This version makes a crispy caramel that won't get soggy.
1 cup popcorn kernels
1 cup sugar
1/4 cup butter
Pop the corn in an air popper. Salt to taste.
Over medium-high heat, melt the sugar until it becomes a dark amber.
Stir in the butter until it smoothes out.
Pour over the popcorn and stir/toss to coat.
My pick was easy. I made Pumpkin Muffins for my sister's visit at the end of October. I made them ahead and froze them. I just had to read that again, it sounds so funny coming from me. Ms. Last Minute made muffins ahead of time and prepared. Well, this was a month ago when life (and work) was a little less busy.
Back to the muffins, which were delicious! I added dried cranberries instead of raisins, and they worked great.
That's the secret weapon ingredient.
And not just any coconut oil, fragrant coconut oil, which makes it smell delicious and taste delicious.
These were part of the baking my sister did for my visit. The recipe is from the lovely 101 Cookbooks. The taste is simply addictive. Everyone thought so, which is why they didn't make it to sunset on the second day.
A great bonus to making these is the coconut oil. My sister kept using it on her arms and hands as a moisturizer. It's like being in a tropical paradise in the middle of winter.
The recipe is from 101 Cookbooks. My sis used an old trick from Martha Stewart by cutting 5x5 inch squares to line the muffin tin. It made for a very rustic, pretty presentation.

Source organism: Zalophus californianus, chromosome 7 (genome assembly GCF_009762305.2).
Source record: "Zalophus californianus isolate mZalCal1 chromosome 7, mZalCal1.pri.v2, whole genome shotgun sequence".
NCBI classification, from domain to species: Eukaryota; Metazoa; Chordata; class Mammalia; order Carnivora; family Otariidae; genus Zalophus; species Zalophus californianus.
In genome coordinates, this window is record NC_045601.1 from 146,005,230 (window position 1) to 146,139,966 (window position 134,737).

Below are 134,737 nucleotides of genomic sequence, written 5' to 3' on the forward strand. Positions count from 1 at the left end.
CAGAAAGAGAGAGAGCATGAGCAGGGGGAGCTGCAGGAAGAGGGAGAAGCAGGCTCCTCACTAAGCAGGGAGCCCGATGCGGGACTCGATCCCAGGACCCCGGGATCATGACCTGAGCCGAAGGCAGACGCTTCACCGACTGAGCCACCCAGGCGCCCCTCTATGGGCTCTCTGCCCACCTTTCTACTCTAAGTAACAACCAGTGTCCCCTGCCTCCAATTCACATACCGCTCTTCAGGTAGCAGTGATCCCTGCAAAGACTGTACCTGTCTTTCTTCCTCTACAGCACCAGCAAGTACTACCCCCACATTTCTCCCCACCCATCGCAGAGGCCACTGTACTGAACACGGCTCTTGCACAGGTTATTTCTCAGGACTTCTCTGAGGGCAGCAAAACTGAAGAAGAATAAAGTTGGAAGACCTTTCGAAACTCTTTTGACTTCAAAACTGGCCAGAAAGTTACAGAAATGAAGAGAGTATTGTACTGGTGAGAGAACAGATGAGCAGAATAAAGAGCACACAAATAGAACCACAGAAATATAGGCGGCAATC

I decided to venture out of Manhattan and into Brooklyn for the first time ever, and my sister and I did it right - by walking the Brooklyn Bridge. It was a nice little walk, and we completely lucked out on the other side when we happened upon the Jack the Horse Tavern. Thanks to my Droid, we found not only a clean bathroom, but also a nice place to grab drinks.
After rambling around a bit more and having a wonderful dinner at Wild Ginger, we found our way to Brooklyn Farmacy & Soda Fountain. So cute! I will have to go back on a Sunday just for Sticky Bun Sunday. Hot sticky buns = yum! This time, though, I went total tourist, and got an Egg Cream.
I was a little worried by the name. I'll eat them scambled, fried, baked, or boiled...but I don't want to drink an egg. Thankfully, there are no eggs in egg creams. No cream either, just chocolate syrup (or vanilla), milk, and seltzer water.
My sister got a coffee egg cream, and I got a traditional chocolate. They were both pretty good. It tastes (and sounds) like something I would have concocted in my mom's kitchen as a kid. Except this thing actually caught on with people.